The third quarter was the worst for stocks in four years Here we are in October and if history is any guide, investors should expect a bottom in the stock markets over the next three weeks.
That does not necessarily mean that history is a dependable guide. Historical data has proven to be less than helpful over the last few years. That is largely because the central bank’s heavy hand in the financial markets since 2008 has skewed the data. Their intervention in both the bond and stock markets has made technical as well as fundamental tools of investing all but meaningless in valuing the markets.
I have been expecting the stock markets to re-test their lows made on August 24th, something we have yet to accomplish. Until we do, this correction will continue. Last week we got close (within 4 points on the S&P 500 Index). But markets tend to overshoot. It would not surprise me if we actually broke those lows and fell even further. That would create a panic among investors, in my opinion. And panic is what usually signals a bottom.
In addition, October is the perfect month for this to occur. The historical pattern indicates that this month should begin badly for the markets, but reverse course by the end of the month. The only problem with this scenario is that almost everyone is expecting the same thing. As a contrarian that worries me.
Certainly there is little evidence so far of the kind of reversal I am expecting. The news seems to go from bad to worse. Friday’s unemployment number was much weaker than economists were expecting and triggered worries that the U.S. economy might be stalling. I don’t believe you can base your assumptions on one data point, no matter what it is. The unemployment numbers have been notoriously unreliable when viewed week-to-week or even monthly.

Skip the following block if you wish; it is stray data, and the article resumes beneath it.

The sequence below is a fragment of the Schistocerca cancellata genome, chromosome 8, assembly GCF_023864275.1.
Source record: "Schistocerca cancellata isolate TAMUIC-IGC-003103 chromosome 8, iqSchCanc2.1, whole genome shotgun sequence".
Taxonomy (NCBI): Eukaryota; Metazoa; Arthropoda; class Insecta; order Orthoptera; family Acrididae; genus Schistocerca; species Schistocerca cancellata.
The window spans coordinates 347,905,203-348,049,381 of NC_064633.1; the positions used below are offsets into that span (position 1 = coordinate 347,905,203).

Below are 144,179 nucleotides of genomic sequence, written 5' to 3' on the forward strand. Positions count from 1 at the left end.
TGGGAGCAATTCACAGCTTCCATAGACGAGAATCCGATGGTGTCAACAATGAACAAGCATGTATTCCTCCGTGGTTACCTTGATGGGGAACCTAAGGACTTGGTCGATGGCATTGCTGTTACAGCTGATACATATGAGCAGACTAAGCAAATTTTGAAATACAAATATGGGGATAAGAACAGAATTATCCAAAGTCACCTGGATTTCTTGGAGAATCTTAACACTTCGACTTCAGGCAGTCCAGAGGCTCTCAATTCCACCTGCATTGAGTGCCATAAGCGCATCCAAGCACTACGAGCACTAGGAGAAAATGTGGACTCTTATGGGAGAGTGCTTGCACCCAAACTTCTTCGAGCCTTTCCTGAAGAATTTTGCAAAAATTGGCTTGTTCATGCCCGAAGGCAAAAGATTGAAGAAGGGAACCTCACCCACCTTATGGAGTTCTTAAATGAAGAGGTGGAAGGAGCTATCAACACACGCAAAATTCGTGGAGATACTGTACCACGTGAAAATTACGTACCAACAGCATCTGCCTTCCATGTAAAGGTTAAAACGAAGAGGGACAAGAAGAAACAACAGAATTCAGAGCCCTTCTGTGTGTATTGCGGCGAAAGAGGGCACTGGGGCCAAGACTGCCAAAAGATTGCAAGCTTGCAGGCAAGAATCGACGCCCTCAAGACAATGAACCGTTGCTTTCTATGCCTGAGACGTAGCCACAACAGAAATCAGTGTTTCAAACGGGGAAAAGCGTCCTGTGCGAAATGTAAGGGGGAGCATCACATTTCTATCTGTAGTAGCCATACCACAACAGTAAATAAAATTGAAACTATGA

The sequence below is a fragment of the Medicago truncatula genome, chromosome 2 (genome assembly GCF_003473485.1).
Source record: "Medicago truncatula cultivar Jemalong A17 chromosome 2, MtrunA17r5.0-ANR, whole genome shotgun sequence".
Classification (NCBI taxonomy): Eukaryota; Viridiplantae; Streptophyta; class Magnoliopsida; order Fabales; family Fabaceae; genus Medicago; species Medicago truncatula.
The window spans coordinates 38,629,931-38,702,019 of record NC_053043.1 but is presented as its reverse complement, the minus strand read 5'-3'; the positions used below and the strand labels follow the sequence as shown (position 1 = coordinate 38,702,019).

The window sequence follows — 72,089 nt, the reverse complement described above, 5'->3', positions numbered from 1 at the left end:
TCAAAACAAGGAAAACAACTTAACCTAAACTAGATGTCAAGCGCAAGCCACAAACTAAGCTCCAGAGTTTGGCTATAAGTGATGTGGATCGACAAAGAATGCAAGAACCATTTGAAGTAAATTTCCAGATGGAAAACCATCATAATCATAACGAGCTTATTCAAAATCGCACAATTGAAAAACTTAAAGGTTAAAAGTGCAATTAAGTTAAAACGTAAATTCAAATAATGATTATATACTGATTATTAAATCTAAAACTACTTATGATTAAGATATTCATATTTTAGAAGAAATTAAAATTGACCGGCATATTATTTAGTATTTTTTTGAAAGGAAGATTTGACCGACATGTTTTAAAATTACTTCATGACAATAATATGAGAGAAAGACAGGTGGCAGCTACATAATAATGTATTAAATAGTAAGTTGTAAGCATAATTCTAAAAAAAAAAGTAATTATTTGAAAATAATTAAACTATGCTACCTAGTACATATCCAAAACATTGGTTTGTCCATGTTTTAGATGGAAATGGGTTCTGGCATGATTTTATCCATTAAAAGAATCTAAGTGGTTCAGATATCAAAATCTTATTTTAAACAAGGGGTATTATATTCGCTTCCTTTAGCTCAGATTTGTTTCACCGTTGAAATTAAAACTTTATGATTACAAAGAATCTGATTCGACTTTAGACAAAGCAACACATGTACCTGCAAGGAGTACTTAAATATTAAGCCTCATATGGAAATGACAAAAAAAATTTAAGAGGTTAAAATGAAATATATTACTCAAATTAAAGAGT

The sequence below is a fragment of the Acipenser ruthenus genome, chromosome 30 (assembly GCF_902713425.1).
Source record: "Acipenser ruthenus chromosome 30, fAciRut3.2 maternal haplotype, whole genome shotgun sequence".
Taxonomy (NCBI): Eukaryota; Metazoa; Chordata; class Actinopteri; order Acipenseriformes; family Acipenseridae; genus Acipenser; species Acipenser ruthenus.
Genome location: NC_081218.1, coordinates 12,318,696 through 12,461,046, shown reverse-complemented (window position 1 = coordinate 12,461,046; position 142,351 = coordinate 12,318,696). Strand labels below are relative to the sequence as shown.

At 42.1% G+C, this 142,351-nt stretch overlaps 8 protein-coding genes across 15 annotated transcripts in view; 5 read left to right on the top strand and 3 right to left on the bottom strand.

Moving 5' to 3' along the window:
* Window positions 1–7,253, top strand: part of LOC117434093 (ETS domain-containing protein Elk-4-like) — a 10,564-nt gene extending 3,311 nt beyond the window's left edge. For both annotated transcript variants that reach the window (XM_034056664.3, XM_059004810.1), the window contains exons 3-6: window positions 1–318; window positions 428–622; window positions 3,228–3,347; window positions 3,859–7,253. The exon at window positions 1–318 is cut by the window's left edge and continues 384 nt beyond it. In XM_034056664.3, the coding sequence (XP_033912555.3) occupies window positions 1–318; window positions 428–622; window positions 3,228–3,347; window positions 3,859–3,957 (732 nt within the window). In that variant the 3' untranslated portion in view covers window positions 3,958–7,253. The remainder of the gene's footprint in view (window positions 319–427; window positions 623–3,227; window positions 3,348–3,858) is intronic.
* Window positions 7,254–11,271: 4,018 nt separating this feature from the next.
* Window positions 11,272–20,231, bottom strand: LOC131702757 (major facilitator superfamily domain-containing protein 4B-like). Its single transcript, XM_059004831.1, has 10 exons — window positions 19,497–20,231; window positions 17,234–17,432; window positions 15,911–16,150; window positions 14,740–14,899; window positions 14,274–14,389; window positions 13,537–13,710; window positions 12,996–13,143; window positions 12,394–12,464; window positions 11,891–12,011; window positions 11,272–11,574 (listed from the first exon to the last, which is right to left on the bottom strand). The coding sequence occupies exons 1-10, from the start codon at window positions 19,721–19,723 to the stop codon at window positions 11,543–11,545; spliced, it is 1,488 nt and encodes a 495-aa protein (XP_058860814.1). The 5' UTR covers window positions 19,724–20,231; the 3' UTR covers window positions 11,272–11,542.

But that didn’t stop the algorithmic computers and day traders from hitting the sell button across the board on Friday morning. Investors can expect the wilds swings that we have been experiencing over the last two months to continue a bit longer. I know that most readers are worried. The tendency is to check your portfolios more and more frequently. As the stock market declines, commentators and the media always become more bearish and so will you.
The atmosphere becomes charged with emotion. As more and more pundits turn negative, they try to outdo one another in painting “what if” scenarios. The markets “could” drop much further, they say, without explaining why that would be the case. These are the same jokesters who were screaming “buy, buy, buy” at the top of the market. My advice is to ignore the circus.
Focus on what is important. Yes, your portfolios are lower than at the beginning of the year, but that doesn’t mean that by year-end those paper losses won’t be paired or completely disappear. I still think we will end the year positive, if only by single digits. That’s why I have not changed my forecasts. So far just about everything that has happened has gone according to my playbook. Keep the faith and keep invested.